King’s Theatre, Edinburgh
I’ve been going to the theatre for a very long time now and, over the years, I must have seen literally thousands of productions.
But I’ve never seen Art. Which is faintly puzzling when you consider how ubiquitous this clever three-hander is. Written by French playwright Yasmina Reza and translated by Christopher Hampton, it first hit the UK in 1996, and enjoyed a residence at London’s Wyndham Theatre that lasted for eight years. Since then, it has had many revivals in a variety of locations and featured a whole host of celebrity names. But, for whatever reasons, I have somehow comprehensively failed to catch up with it – so this touring production from the Old Vic provides an ideal opportunity to rectify the situation.
Serge (Nigel Havers) has recently bought a painting, an original by a much celebrated contemporary artist. What’s more, he has paid two hundred thousand pounds for it, much to the disgust of his long-time friend, Marc (Dennis Lawson). When he looks at the picture, all he can see is a large white rectangle, which he immediately brands as a piece of ‘white merde.’ Marc wants Serge to admit that he’s been duped and, to this end, he enlists the help of their mutual friend Yvan (Stephen Tompkinson, in what is arguably the play’s showiest role) to convince Serge of his mistake. Yvan is one of those mild-mannered souls who basically wants to please everybody all of the time, so it’s a delight to watch as he attempts to walk a precarious tightrope strung between his two best friends’ unshakeable egos. There’s one nervy extended monologue from him that earns a round of applause all of its own.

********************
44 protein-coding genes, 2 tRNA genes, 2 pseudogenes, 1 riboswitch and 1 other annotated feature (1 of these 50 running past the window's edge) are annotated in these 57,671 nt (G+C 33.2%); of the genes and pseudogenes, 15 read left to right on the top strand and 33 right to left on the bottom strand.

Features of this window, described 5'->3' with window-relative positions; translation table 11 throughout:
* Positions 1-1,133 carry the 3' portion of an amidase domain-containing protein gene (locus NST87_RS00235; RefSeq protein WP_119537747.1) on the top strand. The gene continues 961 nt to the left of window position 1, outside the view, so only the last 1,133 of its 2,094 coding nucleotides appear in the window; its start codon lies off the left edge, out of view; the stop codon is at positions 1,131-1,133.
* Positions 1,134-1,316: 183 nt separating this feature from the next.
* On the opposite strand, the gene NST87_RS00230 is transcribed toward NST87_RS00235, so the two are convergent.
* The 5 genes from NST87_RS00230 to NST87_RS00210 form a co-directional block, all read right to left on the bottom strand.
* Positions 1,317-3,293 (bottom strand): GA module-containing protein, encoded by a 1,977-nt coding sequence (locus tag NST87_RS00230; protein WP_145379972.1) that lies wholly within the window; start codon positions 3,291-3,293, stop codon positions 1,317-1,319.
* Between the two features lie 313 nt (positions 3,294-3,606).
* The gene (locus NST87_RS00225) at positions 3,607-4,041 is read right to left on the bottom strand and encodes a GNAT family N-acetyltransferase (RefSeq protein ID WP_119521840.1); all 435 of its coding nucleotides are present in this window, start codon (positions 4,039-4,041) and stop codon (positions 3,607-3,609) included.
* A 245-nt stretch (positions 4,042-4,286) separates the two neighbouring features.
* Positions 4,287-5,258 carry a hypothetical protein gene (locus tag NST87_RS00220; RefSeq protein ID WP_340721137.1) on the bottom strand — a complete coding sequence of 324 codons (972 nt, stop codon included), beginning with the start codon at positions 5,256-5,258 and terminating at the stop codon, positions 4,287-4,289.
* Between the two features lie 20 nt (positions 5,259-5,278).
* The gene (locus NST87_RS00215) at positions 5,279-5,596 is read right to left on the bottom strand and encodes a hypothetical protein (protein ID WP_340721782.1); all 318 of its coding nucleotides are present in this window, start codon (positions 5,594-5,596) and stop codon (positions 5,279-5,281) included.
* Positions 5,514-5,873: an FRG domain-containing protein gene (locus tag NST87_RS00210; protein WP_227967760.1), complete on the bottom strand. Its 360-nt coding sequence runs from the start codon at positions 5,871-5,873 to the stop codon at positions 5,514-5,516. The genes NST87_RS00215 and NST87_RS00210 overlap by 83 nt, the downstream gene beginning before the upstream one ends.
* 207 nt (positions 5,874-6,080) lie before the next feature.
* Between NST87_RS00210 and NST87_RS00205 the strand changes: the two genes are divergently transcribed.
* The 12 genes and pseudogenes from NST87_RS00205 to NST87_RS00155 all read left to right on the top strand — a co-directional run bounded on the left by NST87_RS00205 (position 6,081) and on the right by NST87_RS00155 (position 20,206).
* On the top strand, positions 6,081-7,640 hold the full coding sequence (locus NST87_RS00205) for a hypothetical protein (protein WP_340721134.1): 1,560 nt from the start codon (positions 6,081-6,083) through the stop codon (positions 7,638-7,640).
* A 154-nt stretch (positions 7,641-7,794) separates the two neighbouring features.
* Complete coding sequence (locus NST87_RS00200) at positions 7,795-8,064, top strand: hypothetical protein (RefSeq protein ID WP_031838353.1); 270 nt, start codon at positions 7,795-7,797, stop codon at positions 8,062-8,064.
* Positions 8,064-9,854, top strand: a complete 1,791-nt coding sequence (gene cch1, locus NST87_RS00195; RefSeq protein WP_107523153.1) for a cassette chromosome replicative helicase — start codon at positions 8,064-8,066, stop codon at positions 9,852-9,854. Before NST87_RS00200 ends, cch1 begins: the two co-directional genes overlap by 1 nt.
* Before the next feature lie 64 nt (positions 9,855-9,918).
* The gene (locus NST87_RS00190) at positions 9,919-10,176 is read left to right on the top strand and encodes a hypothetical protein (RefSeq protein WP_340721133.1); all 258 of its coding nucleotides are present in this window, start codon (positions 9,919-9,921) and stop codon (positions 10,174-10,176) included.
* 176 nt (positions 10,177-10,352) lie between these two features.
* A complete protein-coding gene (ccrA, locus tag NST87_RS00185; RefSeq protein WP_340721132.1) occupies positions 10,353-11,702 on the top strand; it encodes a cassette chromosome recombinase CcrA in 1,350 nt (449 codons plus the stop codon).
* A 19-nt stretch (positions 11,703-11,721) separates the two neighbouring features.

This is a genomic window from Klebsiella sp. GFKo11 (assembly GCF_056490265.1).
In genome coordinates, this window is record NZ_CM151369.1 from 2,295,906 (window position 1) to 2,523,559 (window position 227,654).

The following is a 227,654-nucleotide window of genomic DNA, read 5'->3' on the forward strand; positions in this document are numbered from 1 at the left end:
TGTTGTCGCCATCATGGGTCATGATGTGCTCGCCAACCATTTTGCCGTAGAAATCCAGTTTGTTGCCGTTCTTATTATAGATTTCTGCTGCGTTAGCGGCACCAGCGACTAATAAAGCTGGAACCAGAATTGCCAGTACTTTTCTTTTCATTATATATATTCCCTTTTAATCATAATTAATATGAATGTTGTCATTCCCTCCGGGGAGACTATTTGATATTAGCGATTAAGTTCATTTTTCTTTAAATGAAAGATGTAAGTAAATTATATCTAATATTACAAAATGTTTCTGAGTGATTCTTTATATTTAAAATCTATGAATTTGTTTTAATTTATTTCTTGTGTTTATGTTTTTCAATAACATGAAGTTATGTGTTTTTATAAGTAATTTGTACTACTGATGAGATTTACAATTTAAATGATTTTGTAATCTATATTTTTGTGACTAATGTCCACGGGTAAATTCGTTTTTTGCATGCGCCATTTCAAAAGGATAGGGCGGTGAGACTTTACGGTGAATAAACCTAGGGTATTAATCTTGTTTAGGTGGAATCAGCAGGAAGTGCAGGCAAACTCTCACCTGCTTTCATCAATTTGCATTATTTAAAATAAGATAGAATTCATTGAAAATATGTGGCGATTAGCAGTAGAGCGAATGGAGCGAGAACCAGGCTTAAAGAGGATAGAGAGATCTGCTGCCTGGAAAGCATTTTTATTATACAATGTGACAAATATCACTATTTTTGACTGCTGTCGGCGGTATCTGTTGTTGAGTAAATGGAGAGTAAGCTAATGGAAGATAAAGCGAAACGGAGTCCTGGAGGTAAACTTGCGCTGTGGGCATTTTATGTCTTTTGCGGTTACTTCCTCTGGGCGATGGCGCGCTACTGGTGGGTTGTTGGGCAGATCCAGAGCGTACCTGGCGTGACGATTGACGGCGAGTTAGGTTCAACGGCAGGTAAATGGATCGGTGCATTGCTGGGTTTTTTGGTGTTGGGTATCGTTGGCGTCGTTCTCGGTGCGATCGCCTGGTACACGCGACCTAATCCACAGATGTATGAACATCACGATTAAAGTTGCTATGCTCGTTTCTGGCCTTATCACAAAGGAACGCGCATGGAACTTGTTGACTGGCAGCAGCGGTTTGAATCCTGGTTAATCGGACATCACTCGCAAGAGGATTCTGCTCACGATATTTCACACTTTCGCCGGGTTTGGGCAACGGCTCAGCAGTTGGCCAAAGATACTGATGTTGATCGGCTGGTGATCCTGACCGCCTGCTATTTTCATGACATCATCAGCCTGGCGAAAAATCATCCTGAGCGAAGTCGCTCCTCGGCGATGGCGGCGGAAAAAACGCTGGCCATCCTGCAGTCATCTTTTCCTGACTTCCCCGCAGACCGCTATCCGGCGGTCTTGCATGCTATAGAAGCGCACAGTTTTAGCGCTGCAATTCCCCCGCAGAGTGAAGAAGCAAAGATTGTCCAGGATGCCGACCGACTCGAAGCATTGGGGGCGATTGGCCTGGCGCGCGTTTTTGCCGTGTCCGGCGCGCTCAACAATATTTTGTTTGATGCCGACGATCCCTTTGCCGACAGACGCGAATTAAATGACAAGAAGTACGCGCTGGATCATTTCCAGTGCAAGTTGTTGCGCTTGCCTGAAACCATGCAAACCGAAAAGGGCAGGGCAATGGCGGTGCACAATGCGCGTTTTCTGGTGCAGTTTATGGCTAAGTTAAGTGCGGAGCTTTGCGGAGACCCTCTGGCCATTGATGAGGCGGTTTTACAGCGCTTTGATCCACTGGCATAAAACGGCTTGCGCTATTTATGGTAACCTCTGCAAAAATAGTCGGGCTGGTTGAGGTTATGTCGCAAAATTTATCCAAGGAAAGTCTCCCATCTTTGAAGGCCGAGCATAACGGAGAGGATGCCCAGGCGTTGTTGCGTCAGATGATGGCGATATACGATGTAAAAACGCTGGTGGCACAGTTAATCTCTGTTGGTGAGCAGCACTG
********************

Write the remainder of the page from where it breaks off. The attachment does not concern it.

This is a play about art, about how we perceive it in different ways. It is also, to some extent about class, but it’s mostly about friendship and the importance of having people we can trust. And how, oddly, our friends’ responses to a plain white canvas can feel uncomfortably personal, a judgement on us all.
As the three old friends embark on a doomed attempt to enjoy a night out, their various differences come looming like flotsam to the stormy surface and the result is fast, frenetic and very funny. There’s an extended silent sequence where the three men sit in Serge’s living room eating olives that is so perfectly delivered it has me in fits of laughter at every clink of an olive pit.
Don’t go the King’s expecting a slow, leisurely unfolding of the plot. This is a lean, lively sprint, peppered with witty dialogue and delivered by three seasoned actors who have clearly played these characters enough times to know them like old friends – which, in a way, is the raison d’être for seeing this.
It’s only taken me twenty-two years to catch up but I’m glad I’ve finally ticked this one off my ‘to see’ list. Don’t leave it as long as I have.